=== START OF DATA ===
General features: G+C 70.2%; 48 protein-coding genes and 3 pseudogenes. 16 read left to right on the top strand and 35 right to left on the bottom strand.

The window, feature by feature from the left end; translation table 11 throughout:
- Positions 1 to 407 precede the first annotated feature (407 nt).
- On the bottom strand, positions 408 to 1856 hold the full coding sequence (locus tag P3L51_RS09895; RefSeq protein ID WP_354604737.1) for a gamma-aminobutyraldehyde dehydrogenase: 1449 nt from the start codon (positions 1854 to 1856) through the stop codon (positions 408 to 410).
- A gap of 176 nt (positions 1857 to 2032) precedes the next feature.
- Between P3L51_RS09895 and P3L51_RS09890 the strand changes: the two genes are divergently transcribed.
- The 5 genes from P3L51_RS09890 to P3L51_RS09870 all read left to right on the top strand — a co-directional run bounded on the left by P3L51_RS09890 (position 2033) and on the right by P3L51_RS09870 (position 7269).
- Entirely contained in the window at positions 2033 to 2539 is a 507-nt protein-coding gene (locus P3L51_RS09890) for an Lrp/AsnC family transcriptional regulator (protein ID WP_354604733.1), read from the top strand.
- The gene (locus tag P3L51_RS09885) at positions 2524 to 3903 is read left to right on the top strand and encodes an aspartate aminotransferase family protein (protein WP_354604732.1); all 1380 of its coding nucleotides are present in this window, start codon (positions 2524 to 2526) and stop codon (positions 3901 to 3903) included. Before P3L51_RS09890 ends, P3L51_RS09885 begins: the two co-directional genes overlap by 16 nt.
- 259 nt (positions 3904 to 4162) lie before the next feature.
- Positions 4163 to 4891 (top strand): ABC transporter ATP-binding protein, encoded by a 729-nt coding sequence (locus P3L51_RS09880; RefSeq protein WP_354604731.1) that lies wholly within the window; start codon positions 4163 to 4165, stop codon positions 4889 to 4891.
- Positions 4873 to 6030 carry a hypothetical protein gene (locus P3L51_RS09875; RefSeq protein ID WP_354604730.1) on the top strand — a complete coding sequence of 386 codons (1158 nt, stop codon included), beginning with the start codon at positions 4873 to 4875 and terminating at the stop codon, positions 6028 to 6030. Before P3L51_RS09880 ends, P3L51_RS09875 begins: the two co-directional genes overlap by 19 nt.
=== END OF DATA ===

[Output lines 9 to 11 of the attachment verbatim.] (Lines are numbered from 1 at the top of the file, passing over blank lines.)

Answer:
- The gene (locus tag P3L51_RS09885) at positions 2524 to 3903 is read left to right on the top strand and encodes an aspartate aminotransferase family protein (protein WP_354604732.1); all 1380 of its coding nucleotides are present in this window, start codon (positions 2524 to 2526) and stop codon (positions 3901 to 3903) included. Before P3L51_RS09890 ends, P3L51_RS09885 begins: the two co-directional genes overlap by 16 nt.
- 259 nt (positions 3904 to 4162) lie before the next feature.
- Positions 4163 to 4891 (top strand): ABC transporter ATP-binding protein, encoded by a 729-nt coding sequence (locus P3L51_RS09880; RefSeq protein WP_354604731.1) that lies wholly within the window; start codon positions 4163 to 4165, stop codon positions 4889 to 4891.